Your organization needs to manage information, even if it’s not your core business model. There are numerous internal, financial, and legal documents that you need to create, store, access, and one day dispose of that keep your organization running. You need to manage hiring, payroll, and performance review records for every employee. You need to manage contracts, transaction records, and correspondence for every client or partner.

Effective record and information management takes time, energy, and knowledge. Tedious clerical work like filling out and filing forms drains your focus while costing you valuable time that you could be spending on your core business instead. Even more tedious, staying compliant with legislation means research. You are required to know and understand the implications of any relevant legislation and adjust your business processes accordingly. 

Why not outsource these tasks to a dedicated record management service provider? High-quality records management service providers will know how to manage and organize information efficiently and understand the relevant regulations inside and out. You’d free up time to focus on your core business while ensuring that your records are managed by experts. You know your core business better than anyone else; information management is their core business. 

There are some essential questions to consider if you’re interested in the benefits of records management services:

Records management services benefit any organization that isn’t based on information management. If your organization is already specialized in information technology, or record and information management, storage, or destruction, then you can probably manage your own records just as well as anyone you’d outsource to. 

If that description doesn’t sound like your operation, you can probably benefit from outsourced services. You can especially benefit if you often find yourself running into the limits of your physical and digital storage space or if you don’t have the staffing budget for legal or other specialists. In other words, outsourcing is especially beneficial if your operation is a small business. 

What Does Good Records Management Mean?

“Good management” is somewhat vague; what counts as “good” records management? In general, there are three main principles: organization, security, and compliance with legislation. 

Keeping your records well organized is essential for maintaining accessibility. The first step is to develop a classification and indexing system that makes intuitive sense. With a classification system that organizes records based on notable, memorable characteristics (e.g. contents, author, purpose, date created), you can find what you’re looking for without having to sift through hundreds of irrelevant documents. Even more important is that you actually use that system every time you add a new record to your storage.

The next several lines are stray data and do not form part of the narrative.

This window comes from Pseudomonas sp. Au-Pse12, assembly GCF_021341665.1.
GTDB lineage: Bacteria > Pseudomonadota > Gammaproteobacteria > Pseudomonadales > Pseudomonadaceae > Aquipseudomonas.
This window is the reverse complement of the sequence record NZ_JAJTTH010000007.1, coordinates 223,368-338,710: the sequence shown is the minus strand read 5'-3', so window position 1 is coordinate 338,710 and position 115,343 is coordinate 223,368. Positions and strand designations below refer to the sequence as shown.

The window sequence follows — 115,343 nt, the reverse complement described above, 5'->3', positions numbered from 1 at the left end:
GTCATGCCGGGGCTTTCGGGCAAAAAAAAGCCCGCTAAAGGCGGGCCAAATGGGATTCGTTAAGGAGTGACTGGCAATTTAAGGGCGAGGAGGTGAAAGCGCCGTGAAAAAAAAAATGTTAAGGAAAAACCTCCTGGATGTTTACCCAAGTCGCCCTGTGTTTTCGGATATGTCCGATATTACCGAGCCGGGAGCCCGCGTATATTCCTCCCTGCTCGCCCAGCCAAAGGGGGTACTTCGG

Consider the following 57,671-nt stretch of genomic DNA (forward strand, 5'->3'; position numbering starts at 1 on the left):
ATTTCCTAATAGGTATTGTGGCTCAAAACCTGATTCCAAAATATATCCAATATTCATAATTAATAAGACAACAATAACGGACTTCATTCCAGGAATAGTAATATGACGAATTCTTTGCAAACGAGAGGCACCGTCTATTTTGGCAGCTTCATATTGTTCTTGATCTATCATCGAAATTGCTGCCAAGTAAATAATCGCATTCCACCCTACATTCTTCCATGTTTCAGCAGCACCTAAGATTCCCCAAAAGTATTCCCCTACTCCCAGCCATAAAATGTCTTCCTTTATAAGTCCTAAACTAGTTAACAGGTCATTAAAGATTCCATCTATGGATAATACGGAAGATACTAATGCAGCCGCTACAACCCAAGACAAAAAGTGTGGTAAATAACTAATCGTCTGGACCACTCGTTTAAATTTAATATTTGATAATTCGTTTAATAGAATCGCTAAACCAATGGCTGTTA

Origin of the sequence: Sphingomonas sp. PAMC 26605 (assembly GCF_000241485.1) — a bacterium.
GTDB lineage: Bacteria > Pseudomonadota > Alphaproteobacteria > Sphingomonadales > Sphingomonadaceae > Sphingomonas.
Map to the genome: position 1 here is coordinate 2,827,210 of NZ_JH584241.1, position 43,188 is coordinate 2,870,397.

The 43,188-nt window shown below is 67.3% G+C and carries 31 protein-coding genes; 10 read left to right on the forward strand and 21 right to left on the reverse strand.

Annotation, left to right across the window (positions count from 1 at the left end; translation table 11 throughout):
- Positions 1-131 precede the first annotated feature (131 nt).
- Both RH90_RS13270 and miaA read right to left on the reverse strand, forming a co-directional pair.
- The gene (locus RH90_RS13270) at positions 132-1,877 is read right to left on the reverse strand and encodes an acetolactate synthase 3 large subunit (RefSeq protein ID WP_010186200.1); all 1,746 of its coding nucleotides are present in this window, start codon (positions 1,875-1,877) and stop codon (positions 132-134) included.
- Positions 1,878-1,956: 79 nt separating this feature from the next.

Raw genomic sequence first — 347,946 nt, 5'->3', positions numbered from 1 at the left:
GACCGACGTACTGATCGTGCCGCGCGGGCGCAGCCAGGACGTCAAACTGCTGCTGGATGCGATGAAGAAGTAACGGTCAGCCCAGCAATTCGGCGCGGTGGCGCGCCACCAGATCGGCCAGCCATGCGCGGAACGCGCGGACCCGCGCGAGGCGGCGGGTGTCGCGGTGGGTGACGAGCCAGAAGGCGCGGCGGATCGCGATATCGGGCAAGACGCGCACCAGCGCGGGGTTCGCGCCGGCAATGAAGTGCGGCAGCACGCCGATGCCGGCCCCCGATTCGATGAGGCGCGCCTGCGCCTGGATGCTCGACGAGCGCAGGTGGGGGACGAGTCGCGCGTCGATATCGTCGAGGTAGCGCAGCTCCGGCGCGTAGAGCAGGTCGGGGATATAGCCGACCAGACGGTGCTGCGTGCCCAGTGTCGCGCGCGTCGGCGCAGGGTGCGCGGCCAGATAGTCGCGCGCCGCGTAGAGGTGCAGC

The entire purpose of keeping records, whether for your own sake or because it’s required by legislation, is to maintain access to that file for when you (or the CRA) may need it. Getting rid of or losing a record too soon isn’t just bad records management; it’s illegal. But merely having a record in your possession counts for nothing if it’s buried under so many other disorganized documents that you can’t access it quickly when you need it. 

If the CRA comes looking for your tax records from a particular year, for example, they won’t care whether you say the documents are somewhere in your storage, only that you can produce them when asked. 

You must retain records for various lengths of time and keep them accessible to the right people throughout the retention period. Another part of good records management is ensuring the wrong people don’t have access to them. There are many reasons why you would want to secure a record, but in general, if a document is worth collecting and retaining in the first place, then it’s probably worth putting in the effort and the funding to make sure they’re secure. 

If you collect any of your clients’ or users’ personal information as part of your business model, for example, then you are legally required to keep that information safe. It has to stay secure when it’s collected, while you’re holding on to it, and all the way up to the disposal. 

Finally, good records management is compliant with legislation. The potential penalties for being found non-compliant include lengthy delays in any interaction with the government while you’re being audited, costly fines, and, if your violations are particularly severe, criminal prosecution is not unlikely. Ensuring that your practices are compliant gives you the peace of mind that only comes from knowing that you have nothing to hide. 

Compliance is easier said than done, however. Developing a system of records management that meets all of your operational needs while staying organized and secure is already a difficult challenge. For better or for worse, regulations add even more conditions and contingencies to that puzzle.